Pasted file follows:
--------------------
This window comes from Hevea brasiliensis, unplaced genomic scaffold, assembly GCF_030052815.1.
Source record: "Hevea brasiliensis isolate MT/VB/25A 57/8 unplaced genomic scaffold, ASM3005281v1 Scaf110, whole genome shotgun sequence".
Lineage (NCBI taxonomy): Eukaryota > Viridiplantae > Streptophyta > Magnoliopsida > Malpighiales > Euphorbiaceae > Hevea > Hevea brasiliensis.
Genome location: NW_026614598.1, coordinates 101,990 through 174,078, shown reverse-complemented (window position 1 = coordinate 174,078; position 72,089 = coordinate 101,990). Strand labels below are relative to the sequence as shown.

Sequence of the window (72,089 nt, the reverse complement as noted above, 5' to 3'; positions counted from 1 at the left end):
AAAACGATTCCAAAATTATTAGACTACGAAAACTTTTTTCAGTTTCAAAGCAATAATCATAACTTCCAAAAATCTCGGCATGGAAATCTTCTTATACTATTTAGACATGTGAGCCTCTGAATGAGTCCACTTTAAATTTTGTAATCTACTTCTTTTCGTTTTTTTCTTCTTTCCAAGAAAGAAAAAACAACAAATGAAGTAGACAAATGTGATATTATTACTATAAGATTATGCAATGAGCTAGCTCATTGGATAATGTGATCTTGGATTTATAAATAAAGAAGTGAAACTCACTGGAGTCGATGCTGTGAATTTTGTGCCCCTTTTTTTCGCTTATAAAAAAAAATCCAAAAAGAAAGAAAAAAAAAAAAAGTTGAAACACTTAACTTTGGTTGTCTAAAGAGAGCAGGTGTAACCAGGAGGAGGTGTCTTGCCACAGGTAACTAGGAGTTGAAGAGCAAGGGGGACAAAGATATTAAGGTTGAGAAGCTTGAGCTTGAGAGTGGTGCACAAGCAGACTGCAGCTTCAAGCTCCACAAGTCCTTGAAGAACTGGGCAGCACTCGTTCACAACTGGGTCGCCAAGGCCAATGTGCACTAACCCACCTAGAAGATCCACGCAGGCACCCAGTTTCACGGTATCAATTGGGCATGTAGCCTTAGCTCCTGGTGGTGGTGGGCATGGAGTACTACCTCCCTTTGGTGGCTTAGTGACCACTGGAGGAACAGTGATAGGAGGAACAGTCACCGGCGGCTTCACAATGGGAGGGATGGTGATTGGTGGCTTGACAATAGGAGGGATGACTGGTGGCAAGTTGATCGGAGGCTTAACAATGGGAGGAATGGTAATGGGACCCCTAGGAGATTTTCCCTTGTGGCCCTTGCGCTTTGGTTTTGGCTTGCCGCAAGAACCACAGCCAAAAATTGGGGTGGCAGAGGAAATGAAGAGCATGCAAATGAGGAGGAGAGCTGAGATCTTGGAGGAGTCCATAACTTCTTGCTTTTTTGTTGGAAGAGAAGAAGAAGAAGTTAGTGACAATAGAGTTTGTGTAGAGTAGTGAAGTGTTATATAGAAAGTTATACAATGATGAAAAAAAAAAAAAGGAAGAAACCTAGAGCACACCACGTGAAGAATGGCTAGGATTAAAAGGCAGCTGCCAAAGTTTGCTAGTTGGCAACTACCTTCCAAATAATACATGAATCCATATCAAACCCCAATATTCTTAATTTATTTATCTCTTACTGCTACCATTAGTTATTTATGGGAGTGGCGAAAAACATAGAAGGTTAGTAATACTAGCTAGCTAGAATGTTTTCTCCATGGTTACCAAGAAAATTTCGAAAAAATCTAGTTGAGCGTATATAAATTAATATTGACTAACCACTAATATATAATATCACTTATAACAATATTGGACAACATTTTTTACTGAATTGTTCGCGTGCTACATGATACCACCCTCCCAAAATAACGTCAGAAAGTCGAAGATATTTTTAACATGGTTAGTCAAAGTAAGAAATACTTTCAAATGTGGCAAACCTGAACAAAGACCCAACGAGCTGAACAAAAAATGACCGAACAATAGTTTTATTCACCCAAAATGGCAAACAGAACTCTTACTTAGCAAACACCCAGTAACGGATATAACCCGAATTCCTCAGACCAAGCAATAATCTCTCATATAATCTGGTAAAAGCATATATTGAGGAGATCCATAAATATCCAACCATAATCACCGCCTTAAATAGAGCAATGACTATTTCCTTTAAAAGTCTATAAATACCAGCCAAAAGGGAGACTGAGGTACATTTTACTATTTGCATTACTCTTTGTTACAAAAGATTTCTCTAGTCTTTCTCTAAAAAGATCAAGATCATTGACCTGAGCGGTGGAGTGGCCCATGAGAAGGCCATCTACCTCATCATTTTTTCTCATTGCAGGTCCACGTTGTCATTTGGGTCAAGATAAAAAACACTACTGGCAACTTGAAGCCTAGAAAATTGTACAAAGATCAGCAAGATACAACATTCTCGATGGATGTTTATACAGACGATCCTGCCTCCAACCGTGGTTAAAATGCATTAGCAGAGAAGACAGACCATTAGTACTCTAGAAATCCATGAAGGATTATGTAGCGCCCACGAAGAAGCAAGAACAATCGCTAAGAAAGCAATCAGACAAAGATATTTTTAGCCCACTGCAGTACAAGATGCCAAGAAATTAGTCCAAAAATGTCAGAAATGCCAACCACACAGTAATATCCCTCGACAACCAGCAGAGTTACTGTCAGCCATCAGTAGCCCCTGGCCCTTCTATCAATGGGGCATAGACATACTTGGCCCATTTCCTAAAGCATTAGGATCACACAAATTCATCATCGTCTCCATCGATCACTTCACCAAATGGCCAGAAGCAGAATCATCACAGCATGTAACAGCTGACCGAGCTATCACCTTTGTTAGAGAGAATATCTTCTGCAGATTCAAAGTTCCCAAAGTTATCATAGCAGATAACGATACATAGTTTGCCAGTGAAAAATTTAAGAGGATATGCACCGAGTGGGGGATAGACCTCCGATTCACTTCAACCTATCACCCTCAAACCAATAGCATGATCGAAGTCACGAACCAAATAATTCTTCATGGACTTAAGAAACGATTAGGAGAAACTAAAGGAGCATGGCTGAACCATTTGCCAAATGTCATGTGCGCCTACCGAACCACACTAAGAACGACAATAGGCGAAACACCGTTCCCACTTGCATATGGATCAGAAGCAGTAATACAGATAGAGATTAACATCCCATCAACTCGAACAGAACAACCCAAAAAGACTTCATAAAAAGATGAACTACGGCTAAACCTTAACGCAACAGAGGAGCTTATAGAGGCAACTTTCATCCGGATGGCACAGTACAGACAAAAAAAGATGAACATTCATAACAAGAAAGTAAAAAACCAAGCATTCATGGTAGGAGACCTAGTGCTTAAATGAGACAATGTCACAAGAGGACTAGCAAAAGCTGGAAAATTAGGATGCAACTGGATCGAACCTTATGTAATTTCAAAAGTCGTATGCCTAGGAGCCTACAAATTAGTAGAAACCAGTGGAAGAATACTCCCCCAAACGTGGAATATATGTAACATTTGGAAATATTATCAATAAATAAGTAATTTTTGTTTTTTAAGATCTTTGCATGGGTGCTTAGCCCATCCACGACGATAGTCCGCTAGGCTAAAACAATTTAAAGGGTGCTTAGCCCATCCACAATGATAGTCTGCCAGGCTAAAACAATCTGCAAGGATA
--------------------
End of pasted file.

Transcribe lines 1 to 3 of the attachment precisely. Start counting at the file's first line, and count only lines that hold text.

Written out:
This window comes from Hevea brasiliensis, unplaced genomic scaffold, assembly GCF_030052815.1.
Source record: "Hevea brasiliensis isolate MT/VB/25A 57/8 unplaced genomic scaffold, ASM3005281v1 Scaf110, whole genome shotgun sequence".
Lineage (NCBI taxonomy): Eukaryota > Viridiplantae > Streptophyta > Magnoliopsida > Malpighiales > Euphorbiaceae > Hevea > Hevea brasiliensis.